Is fridge mould dangerous?

Written by rachel steffan Google
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Is fridge mould dangerous?
Mould growing on food in the refrigerator goes deeper than the surface fuzz. (BurAnd/iStock/Getty Images)

Some moulds are an integral part of the food on which they grow, like the mould that makes blue cheese or the white mould that forms a thin layer on the outside of hard salami. But mould in the fridge can be dangerous; such moulds ruin food and can cause negative health effects ranging from allergic reactions to cancer.

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Mold on foods in the fridge

Since some mould is dangerous to human health, with a few exceptions, you should discard any food in the refrigerator with visible mould. Grains, nuts and produce all can support the growth of mycotoxins, which sicken people. One group of mycotoxins is aflatoxins, which are poisonous and can cause cancer.

In the case of hard cheese and firm vegetables or fruit, it's usually safe to cut away the mould along with an inch of the surrounding food and use what's left if the mould is not extensive. A coating of mould on ham and hard salami is normal; the meats are safe to eat once you scrub it away.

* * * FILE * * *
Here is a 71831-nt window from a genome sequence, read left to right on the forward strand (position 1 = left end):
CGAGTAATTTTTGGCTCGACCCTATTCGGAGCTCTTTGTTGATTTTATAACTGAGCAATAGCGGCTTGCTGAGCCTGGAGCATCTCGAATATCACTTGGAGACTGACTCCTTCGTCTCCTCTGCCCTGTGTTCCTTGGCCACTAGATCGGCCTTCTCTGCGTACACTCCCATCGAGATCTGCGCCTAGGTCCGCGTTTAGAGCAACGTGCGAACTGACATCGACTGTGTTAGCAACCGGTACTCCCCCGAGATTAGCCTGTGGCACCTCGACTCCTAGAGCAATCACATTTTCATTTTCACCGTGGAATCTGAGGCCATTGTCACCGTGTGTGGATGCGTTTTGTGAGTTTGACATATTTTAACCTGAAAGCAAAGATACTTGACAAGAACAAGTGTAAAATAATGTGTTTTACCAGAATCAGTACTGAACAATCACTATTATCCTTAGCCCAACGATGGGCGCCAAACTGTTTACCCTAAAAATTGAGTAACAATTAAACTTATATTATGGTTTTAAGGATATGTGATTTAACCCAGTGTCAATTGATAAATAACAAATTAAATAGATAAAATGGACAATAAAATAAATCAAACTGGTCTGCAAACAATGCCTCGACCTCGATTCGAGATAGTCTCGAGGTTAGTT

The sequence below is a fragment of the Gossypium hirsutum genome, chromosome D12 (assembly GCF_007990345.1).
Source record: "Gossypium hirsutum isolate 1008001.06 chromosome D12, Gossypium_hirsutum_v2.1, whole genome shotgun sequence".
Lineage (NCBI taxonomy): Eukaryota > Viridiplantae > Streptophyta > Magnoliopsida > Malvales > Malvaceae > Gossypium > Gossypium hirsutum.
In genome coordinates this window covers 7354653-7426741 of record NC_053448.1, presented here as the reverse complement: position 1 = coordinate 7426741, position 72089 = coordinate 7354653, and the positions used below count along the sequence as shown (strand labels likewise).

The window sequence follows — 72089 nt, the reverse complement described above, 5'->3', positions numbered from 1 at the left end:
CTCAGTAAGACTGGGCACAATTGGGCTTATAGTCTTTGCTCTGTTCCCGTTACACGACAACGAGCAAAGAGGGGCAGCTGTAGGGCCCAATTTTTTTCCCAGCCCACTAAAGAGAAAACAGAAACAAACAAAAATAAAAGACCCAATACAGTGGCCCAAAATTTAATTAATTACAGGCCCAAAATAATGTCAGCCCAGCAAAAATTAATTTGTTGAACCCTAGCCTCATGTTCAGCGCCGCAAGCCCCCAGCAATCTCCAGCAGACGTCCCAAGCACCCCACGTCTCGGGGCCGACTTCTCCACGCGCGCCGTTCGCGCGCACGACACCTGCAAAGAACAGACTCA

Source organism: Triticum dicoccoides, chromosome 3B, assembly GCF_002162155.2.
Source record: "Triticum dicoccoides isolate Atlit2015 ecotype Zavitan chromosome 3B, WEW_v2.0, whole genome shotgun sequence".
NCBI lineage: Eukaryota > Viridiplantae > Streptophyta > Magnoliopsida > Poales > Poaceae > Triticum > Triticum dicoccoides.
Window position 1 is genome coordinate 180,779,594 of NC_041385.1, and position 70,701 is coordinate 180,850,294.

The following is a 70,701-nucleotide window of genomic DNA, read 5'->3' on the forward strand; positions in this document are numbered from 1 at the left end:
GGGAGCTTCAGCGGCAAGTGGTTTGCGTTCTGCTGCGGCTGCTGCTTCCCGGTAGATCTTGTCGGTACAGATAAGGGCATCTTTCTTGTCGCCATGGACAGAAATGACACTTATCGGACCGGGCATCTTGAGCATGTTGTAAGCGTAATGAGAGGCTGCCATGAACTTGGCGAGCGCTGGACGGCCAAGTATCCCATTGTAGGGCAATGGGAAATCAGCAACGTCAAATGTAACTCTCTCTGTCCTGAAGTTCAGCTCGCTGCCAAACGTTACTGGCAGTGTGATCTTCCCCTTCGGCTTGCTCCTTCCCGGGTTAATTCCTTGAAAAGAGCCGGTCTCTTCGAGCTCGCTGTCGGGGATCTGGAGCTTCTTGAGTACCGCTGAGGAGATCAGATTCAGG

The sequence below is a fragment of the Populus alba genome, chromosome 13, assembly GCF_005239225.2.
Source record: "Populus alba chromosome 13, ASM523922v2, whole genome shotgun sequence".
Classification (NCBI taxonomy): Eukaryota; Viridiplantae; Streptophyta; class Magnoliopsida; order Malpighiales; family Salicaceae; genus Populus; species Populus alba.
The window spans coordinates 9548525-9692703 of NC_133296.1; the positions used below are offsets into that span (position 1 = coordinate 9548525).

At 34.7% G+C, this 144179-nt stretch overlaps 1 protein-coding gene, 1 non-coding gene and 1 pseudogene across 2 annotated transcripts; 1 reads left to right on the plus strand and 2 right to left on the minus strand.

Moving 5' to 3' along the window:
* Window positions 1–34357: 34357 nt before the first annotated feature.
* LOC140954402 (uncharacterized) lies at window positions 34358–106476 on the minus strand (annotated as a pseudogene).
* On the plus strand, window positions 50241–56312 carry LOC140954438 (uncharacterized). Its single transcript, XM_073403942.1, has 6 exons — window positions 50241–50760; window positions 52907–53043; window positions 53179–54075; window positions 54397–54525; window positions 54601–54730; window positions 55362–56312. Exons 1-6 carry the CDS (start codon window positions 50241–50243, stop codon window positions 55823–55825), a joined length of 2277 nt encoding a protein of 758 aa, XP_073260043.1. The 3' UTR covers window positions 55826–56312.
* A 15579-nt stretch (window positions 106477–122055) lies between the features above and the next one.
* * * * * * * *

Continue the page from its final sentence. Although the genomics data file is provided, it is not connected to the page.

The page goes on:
Mold on the fridge Itself

Mould spreads by airborne spores, so mouldy food in the fridge may eventually lead to mould growing on the appliance itself. Clean mould from the inside of the refrigerator by scrubbing it with a solution of 15 gr (1 tbsp) of baking soda mixed with 1 litre (1 quart) of water and rinsing with plain water. Mould can also grow on the rubber seals around the door; remove it with 15 ml (1 tbsp) of chlorine bleach mixed with 1 litre (1 quart) of water.

How mould grows

Almost everyone is familiar with the blue, green, grey or black fuzz that signifies mould growth. What many don't realise is that surface mould is basically the "seed head" of an organism growing deep beneath the surface. Moulds are not plants, but you can visualise them as having roots reaching into the food, stalks growing above the surface and spores, which act like seeds, growing at the top of the stalk. These deep roots may infiltrate soft foods even where surface mould is not visible.

Preventing mould growth

Mold spores spread through the air, on insects and by surface-to-surface contact. Covering food in the refrigerator helps prevent airborne contamination. If food is already mouldy, resist the temptation to smell it or you could inhale mould spores, possibly resulting in an allergic reaction. Wrap the mouldy food in plastic and put it in a covered dustbin. Clean the area where the food was stored. Don't use musty dishcloths or sponges on the refrigerator; they spread mould spores even as you are trying to clean.

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